In this article, we will configure the various command-line tools that will be used to interact with the PKS Platform which will then be consumed by either the Operators (managing the PKS infrastructure) and/or the the Developers (consumers of the Kubernetes Clusters).

Below is a quick summary, description and the consumers of the CLIs that we will be installing:

CLI Description Consumer
pks Used to create/delete and manage K8S Clusters Operator
kubectl Used to interact with K8S Cluster and deploy applications including scaling up/down Developer
uaac Used to manage user accounts and authorization for the PKS platform Operator
bosh Used to manage PKS deployments and provides information about the VMs using its Cloud Provider Interface (CPI) which is vSphere in this case Operator
om Used to Used to manager and interact with Ops Manager Operator Used to clean NSX-T objects after a K8S have been deleted (will be Automated by PKS in future release) Operator

Both PKS and Kubectl CLIs are supported on either Windows, MacOS and Linux, you can refer to Part 1 for a link to the binary downloads. The remainder of the tools are primarily used by Operators and to make them accessible for multiple users, you can deploy a centralized management VM. In my lab, I am referring to this VM as the "PKS Client" which is where we will be installing all the CLIs. You can use a variety of supported Operating Systems, but I found Ubuntu to work the best, especially for some of the package dependencies. I did try to use our own PhotonOS, but I was having some trouble figuring out the required packages. If I figure it out, then I will update the article as that may be preferred over Ubuntu if you have never worked with it before.

If you missed any of the previous articles, you can find the complete list here:

Step 1 - Deploy and install a tiny Ubuntu VM (1vCPU, 2GB memory and default disk size). You can use the latest server version, in my lab I happen to have the 16.04 ISO lying around. Ensure the VM has been configured for internet connectivity (can configure proxy access) which will be used to remotely download installers and package dependencies.

Step 2 - Once the Ubuntu VM is available, SCP both the PKS (pks-linux-amd64-1.0.0.*) and Kubectl (kubectl-linux-amd64.*) CLI to VM. If you have not downloaded the binaries, please refer to Part 1 for more details.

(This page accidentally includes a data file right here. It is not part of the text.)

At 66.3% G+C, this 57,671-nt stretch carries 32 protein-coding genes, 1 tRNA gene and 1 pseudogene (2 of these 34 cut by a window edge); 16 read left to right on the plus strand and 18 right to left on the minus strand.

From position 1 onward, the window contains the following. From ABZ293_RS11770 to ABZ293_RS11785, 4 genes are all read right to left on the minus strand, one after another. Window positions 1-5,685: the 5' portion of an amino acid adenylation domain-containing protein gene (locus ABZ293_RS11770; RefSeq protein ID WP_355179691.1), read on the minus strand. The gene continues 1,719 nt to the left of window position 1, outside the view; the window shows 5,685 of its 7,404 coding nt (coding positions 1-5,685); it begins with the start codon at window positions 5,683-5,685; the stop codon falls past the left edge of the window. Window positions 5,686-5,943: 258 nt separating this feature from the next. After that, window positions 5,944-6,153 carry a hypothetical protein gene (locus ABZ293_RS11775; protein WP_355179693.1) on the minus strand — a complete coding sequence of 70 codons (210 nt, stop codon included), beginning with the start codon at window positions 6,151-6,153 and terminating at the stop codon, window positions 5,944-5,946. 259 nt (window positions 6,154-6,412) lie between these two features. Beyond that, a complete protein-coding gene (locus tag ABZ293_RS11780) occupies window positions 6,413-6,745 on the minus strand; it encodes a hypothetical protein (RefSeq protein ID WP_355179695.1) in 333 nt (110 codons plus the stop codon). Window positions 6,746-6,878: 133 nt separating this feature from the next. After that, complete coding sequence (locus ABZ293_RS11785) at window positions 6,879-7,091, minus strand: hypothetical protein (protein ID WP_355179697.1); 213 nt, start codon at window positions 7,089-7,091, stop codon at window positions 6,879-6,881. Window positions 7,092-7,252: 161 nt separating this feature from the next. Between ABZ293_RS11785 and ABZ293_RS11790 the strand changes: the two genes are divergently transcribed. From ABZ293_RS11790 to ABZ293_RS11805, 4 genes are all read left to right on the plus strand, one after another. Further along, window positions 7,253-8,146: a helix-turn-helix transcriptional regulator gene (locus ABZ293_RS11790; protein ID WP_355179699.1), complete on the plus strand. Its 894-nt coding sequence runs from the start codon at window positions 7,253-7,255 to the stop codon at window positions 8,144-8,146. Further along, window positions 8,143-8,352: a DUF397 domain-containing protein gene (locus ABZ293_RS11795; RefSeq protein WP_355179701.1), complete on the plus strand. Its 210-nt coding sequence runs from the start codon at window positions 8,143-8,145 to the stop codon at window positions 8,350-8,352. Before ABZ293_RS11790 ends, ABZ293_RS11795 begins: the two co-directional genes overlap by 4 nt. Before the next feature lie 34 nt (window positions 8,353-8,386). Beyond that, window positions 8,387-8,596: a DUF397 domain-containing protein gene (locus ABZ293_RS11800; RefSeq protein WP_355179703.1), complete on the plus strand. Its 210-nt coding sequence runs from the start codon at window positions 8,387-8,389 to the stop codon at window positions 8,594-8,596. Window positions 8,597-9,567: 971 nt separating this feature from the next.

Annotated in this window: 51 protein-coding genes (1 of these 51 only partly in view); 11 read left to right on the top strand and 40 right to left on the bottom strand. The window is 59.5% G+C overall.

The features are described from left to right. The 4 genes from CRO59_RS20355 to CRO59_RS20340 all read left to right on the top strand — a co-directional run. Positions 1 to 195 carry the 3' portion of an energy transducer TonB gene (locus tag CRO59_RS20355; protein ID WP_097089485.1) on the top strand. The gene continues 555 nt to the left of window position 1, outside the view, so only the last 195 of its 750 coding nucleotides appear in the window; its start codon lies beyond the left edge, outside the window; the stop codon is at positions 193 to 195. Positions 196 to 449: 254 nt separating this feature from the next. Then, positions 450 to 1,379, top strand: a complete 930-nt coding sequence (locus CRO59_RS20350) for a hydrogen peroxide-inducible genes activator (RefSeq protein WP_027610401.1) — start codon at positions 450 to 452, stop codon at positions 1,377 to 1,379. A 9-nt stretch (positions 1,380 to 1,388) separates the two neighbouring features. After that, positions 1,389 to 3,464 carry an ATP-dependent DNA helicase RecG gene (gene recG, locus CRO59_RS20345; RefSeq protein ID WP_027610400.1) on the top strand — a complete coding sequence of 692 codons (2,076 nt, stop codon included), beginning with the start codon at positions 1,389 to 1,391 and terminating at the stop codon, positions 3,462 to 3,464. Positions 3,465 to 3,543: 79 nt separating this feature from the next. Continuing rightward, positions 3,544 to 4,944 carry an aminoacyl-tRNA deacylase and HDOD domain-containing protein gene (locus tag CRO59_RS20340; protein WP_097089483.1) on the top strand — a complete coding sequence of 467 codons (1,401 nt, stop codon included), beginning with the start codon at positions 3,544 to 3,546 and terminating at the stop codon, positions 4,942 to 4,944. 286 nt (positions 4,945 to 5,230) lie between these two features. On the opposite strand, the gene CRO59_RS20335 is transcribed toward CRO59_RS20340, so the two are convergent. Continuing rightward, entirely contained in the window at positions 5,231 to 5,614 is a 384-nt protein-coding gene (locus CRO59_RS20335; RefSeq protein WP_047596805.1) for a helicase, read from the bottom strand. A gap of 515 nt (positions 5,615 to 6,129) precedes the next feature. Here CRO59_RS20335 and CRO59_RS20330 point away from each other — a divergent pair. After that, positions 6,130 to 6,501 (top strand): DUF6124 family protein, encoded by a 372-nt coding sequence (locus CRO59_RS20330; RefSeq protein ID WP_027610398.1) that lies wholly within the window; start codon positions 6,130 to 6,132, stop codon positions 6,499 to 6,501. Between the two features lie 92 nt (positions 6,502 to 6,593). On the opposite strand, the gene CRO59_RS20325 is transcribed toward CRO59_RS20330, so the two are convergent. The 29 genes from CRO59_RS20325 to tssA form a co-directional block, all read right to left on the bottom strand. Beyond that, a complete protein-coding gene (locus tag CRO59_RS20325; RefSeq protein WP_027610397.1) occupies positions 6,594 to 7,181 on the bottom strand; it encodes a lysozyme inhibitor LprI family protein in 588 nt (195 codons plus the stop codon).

Step 3 - SSH to the Ubuntu VM and run the following commands to make binaries executable and renaming/relocating them to /usr/local/bin:

chmod +x pks-linux-amd64-1.0.0-build.3
chmod +x kubectl-linux-amd64-1.9.2
mv pks-linux-amd64-1.0.0-build.3 /usr/local/bin/pks
mv kubectl-linux-amd64-1.9.2 /usr/local/bin/kubectl

Step 4 - To confirm PKS CLI was properly installed, run the following command to ensure the version is displayed:

pks -v

Step 5 - To confirm Kubectl CLI was properly installed, run the following command to ensure the version is displayed:

kubectl version

Step 6 - Run the following command to install the required package dependencies and install Cloud Foundry UAAC:

apt -y install ruby ruby-dev gcc build-essential g++
gem install cf-uaac

Step 8 - To confirm uaac was properly installed, run the following command to ensure the version is displayed:

uaac -v

Step 9- Run the following commands to install Ops Manager CLI:

chmod +x om-linux
mv om-linux /usr/local/bin/om

Step 10 - To confirm om was properly installed, run the following command to ensure the version is displayed:

om -v

Step 11 - Run the following commands to install Bosh CLI:

chmod +x bosh-cli-2.0.48-linux-amd64
mv bosh-cli-2.0.48-linux-amd64 /usr/local/bin/bosh

Step 12 - To confirm bosh was properly installed, run the following command to ensure the version is displayed:

bosh -v

Step 13 - Run the following commands to install NSX CLI helper script:

apt -y install git httpie jq
tar -xvzf nsx-helper-pkg.tar.gz
chmod +x

At this point, we have successfully configured our PKS Client VM and it is ready to consume the PKS platform once we have it deployed. In Part 3, we will move onto the networking aspects required for PKS and walk through the NSX-T configurations. The article will assume you have already deployed an NSX-T instance with the basic configurations already applied (e.g. Host Prep, Controllers, Edge, Edge Cluster, etc). There are plenty of resources online if you want to walk through an NSX-T deployment, including my Automated NSX-T deployment script which can be found here.

2 thoughts on “Getting started with VMware Pivotal Container Service (PKS) Part 2: PKS Client

  1. Hi William, Thanks for very good articles. I got this error.

    [email protected]:~# apt -y install git httpie jq
    Reading package lists… Done
    Building dependency tree
    Reading state information… Done
    Package httpie is not available, but is referred to by another package.
    This may mean that the package is missing, has been obsoleted, or
    is only available from another source

    E: Package ‘httpie’ has no installation candidate
    E: Unable to locate package jq
    [email protected]:~#

Thanks for the comment!

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